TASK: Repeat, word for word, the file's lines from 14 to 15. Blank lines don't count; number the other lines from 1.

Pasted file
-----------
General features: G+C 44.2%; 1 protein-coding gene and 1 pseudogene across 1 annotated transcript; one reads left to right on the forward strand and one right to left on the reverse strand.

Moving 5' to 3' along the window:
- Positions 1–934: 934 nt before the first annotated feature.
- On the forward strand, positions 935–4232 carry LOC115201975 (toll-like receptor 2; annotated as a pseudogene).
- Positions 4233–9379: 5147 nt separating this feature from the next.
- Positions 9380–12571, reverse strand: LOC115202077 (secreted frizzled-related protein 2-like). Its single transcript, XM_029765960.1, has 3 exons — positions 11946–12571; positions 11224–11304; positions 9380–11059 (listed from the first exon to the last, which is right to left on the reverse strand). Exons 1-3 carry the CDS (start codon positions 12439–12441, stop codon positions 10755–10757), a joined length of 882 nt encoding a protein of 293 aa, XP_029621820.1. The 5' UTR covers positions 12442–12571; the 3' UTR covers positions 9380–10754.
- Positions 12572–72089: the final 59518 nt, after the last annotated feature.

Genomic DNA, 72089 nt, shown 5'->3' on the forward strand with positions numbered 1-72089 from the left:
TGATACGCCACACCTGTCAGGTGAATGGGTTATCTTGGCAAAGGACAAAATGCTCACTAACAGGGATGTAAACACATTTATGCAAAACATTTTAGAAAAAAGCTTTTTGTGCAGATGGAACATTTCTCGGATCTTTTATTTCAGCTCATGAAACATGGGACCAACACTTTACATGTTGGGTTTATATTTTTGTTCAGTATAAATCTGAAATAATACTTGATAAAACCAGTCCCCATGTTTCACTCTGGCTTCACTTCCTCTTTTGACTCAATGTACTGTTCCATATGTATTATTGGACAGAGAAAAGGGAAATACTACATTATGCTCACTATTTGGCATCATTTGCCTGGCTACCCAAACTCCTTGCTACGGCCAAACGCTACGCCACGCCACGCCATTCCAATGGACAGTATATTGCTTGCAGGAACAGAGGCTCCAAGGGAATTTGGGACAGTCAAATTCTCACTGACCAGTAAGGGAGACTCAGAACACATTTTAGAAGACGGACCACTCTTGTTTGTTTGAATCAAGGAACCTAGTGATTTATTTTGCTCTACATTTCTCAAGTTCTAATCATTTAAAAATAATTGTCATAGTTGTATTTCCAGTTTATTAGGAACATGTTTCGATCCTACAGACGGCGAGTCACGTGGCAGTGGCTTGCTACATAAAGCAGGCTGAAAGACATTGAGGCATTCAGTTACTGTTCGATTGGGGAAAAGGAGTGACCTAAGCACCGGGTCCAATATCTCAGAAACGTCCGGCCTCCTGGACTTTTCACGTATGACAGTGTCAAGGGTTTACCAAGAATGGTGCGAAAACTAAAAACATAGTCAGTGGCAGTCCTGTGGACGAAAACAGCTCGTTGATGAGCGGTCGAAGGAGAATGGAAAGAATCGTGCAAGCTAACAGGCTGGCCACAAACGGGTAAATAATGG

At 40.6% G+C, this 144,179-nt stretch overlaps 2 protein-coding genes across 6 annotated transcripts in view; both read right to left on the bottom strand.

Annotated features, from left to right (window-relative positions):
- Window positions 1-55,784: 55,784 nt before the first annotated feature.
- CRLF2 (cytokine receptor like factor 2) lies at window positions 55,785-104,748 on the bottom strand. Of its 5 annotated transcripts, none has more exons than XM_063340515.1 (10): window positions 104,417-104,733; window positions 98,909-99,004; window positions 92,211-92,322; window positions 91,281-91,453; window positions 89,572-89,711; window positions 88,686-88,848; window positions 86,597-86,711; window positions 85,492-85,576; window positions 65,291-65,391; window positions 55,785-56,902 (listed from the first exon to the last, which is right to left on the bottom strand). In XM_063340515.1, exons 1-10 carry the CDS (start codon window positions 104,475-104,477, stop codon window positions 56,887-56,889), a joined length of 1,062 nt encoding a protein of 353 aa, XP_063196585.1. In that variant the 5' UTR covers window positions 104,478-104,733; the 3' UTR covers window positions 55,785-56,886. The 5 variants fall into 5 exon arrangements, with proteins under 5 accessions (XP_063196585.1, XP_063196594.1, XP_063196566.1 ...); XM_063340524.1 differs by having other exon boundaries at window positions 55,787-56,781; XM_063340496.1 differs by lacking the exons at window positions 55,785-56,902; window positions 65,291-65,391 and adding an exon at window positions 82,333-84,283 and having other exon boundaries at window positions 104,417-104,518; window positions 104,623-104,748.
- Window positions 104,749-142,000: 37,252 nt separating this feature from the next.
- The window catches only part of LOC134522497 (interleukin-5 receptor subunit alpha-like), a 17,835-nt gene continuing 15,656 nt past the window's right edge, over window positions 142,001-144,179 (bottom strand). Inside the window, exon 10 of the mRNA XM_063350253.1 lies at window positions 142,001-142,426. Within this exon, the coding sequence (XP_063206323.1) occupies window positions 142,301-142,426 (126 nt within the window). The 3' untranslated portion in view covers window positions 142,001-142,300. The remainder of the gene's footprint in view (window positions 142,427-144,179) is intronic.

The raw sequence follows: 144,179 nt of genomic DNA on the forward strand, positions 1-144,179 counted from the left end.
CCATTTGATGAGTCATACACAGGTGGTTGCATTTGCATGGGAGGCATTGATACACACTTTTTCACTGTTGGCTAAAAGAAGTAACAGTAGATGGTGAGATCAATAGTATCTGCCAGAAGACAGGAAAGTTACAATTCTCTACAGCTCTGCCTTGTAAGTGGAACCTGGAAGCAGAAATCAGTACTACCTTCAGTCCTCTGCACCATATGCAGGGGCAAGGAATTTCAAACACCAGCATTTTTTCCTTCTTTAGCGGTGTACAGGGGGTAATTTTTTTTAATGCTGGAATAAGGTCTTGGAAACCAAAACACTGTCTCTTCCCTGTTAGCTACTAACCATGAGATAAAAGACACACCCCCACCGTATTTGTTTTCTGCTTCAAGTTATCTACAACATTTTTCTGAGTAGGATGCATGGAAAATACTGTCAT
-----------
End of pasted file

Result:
- Window positions 104,749-142,000: 37,252 nt separating this feature from the next.
- The window catches only part of LOC134522497 (interleukin-5 receptor subunit alpha-like), a 17,835-nt gene continuing 15,656 nt past the window's right edge, over window positions 142,001-144,179 (bottom strand). Inside the window, exon 10 of the mRNA XM_063350253.1 lies at window positions 142,001-142,426. Within this exon, the coding sequence (XP_063206323.1) occupies window positions 142,301-142,426 (126 nt within the window). The 3' untranslated portion in view covers window positions 142,001-142,300. The remainder of the gene's footprint in view (window positions 142,427-144,179) is intronic.